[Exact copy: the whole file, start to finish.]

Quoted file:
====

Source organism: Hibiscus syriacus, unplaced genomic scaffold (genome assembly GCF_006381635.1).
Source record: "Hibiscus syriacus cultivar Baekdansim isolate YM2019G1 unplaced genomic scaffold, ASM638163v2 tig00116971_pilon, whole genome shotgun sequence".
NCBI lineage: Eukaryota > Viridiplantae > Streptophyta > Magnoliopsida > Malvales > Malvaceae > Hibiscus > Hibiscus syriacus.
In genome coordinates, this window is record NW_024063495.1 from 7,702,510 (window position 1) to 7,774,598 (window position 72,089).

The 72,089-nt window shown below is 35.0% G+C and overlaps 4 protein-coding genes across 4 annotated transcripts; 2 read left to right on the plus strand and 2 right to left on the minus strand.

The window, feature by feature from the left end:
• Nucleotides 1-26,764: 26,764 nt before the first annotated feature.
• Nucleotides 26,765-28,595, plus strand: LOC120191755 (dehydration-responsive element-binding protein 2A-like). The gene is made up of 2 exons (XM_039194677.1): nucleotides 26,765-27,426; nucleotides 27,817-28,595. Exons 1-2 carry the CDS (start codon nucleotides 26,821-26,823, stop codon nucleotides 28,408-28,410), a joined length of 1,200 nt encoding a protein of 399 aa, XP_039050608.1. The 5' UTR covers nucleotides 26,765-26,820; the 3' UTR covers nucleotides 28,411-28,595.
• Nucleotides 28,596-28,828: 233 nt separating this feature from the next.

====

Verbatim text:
Source organism: Hibiscus syriacus, unplaced genomic scaffold (genome assembly GCF_006381635.1).
Source record: "Hibiscus syriacus cultivar Baekdansim isolate YM2019G1 unplaced genomic scaffold, ASM638163v2 tig00116971_pilon, whole genome shotgun sequence".
NCBI lineage: Eukaryota > Viridiplantae > Streptophyta > Magnoliopsida > Malvales > Malvaceae > Hibiscus > Hibiscus syriacus.
In genome coordinates, this window is record NW_024063495.1 from 7,702,510 (window position 1) to 7,774,598 (window position 72,089).

The 72,089-nt window shown below is 35.0% G+C and overlaps 4 protein-coding genes across 4 annotated transcripts; 2 read left to right on the plus strand and 2 right to left on the minus strand.

The window, feature by feature from the left end:
• Nucleotides 1-26,764: 26,764 nt before the first annotated feature.
• Nucleotides 26,765-28,595, plus strand: LOC120191755 (dehydration-responsive element-binding protein 2A-like). The gene is made up of 2 exons (XM_039194677.1): nucleotides 26,765-27,426; nucleotides 27,817-28,595. Exons 1-2 carry the CDS (start codon nucleotides 26,821-26,823, stop codon nucleotides 28,408-28,410), a joined length of 1,200 nt encoding a protein of 399 aa, XP_039050608.1. The 5' UTR covers nucleotides 26,765-26,820; the 3' UTR covers nucleotides 28,411-28,595.
• Nucleotides 28,596-28,828: 233 nt separating this feature from the next.